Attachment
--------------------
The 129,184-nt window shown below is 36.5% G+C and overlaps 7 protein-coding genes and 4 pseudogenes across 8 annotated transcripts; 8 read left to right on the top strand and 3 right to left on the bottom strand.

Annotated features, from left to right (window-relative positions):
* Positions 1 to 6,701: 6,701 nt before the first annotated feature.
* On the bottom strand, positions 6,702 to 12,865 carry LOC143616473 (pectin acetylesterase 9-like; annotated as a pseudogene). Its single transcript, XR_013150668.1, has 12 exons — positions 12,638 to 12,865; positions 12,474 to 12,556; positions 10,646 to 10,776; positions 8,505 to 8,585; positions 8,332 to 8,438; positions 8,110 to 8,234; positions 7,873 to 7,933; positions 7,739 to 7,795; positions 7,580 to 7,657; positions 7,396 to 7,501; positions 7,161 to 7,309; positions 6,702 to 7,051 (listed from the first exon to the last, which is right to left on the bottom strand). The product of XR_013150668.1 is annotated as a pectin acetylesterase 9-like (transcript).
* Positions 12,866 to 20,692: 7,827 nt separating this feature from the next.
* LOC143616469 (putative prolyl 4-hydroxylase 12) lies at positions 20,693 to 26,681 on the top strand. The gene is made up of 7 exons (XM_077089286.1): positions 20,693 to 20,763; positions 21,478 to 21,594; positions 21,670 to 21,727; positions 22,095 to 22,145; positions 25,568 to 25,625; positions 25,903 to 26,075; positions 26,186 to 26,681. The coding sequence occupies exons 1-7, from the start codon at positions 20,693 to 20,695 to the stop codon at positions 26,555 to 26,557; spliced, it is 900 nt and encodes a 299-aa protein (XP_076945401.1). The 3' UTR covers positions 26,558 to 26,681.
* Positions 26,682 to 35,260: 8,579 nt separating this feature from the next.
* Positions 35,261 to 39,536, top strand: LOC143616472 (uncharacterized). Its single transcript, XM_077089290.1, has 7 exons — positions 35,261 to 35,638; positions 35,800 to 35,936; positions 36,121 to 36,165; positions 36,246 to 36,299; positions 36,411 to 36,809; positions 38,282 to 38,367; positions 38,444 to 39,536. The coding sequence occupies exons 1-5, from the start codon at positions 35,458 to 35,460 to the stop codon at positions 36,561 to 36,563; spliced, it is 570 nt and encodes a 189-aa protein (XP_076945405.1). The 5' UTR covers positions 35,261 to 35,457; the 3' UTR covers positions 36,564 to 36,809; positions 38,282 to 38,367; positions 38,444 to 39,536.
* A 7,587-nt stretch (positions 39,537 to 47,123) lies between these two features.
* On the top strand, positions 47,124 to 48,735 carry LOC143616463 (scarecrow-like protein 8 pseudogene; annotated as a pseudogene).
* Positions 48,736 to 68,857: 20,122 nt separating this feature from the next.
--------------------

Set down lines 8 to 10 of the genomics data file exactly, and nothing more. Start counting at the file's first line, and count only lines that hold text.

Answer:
* Positions 35,261 to 39,536, top strand: LOC143616472 (uncharacterized). Its single transcript, XM_077089290.1, has 7 exons — positions 35,261 to 35,638; positions 35,800 to 35,936; positions 36,121 to 36,165; positions 36,246 to 36,299; positions 36,411 to 36,809; positions 38,282 to 38,367; positions 38,444 to 39,536. The coding sequence occupies exons 1-5, from the start codon at positions 35,458 to 35,460 to the stop codon at positions 36,561 to 36,563; spliced, it is 570 nt and encodes a 189-aa protein (XP_076945405.1). The 5' UTR covers positions 35,261 to 35,457; the 3' UTR covers positions 36,564 to 36,809; positions 38,282 to 38,367; positions 38,444 to 39,536.
* A 7,587-nt stretch (positions 39,537 to 47,123) lies between these two features.
* On the top strand, positions 47,124 to 48,735 carry LOC143616463 (scarecrow-like protein 8 pseudogene; annotated as a pseudogene).